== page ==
Drawing Critters

How to get the anatomy right even when you’re being weird

A while back, I went on a thing of drawing mechanical creatures. One of them was a grasshopper. Even though I made it out of clockwork and things, I wanted the physical characteristics to be correct. If I’d drawn this from memory, I would’ve made the legs come out of all the wrong places. I had no idea all the legs, even the big jumpy ones, came out of basically the same location.

So it’s important to look at the anatomy. Take this stylish giraffe:

I developed the giraffe’s pose first, from real life, before adding the footwear. Because it was important that they look like a model, actually strutting around. That’s maximum fabulousness.

Here’s another intersection between critter and – well – theater:

Bardigrade

Again, I had to look at a ton of tardigrades to get this pose, and figure out how to give the fellow drama and action without making it look – um – unnatural?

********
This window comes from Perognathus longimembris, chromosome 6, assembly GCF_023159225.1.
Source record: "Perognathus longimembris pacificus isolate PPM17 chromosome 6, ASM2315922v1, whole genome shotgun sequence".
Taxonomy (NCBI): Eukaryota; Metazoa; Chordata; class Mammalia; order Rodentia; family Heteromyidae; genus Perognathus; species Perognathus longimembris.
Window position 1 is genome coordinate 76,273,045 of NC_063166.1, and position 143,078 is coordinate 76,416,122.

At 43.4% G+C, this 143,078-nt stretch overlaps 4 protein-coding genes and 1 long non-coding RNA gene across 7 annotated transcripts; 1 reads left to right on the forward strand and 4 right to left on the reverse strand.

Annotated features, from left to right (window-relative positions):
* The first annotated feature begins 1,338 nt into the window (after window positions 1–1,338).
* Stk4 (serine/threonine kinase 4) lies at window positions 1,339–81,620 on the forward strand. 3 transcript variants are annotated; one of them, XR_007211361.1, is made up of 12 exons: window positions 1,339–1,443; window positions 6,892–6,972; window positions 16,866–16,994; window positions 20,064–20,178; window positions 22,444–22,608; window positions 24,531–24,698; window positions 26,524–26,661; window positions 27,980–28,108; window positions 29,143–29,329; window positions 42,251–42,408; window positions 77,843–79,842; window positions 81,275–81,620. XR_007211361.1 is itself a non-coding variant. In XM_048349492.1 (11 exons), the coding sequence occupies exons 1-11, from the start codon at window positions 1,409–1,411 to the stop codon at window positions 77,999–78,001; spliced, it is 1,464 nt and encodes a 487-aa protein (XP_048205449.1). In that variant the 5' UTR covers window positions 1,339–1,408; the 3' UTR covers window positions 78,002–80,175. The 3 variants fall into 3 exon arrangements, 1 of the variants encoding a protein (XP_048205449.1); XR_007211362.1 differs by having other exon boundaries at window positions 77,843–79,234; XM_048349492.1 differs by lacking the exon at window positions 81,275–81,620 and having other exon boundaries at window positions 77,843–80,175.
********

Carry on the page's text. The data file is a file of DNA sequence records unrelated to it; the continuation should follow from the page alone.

So, when you go to draw creatures, and adapt them into characters, here are some tips:

  1. Start with nature. Look at lots of images, look at how they move, where their parts really are, how big they are, what their habitat is like.
  2. Try a few poses, see what looks believable. Believability is important even in the craziest scenarios.
  3. Think of the creature as a friend, for whom you want to do justice. Give em some love.
  4. If you’re having trouble with some aspect, go draw a different pose or look at some more reference. Chances are your brain and drawing hand need some more information.

There are so many wondrous physical setups out there to draw! It’s just fabulous. I love drawing them all.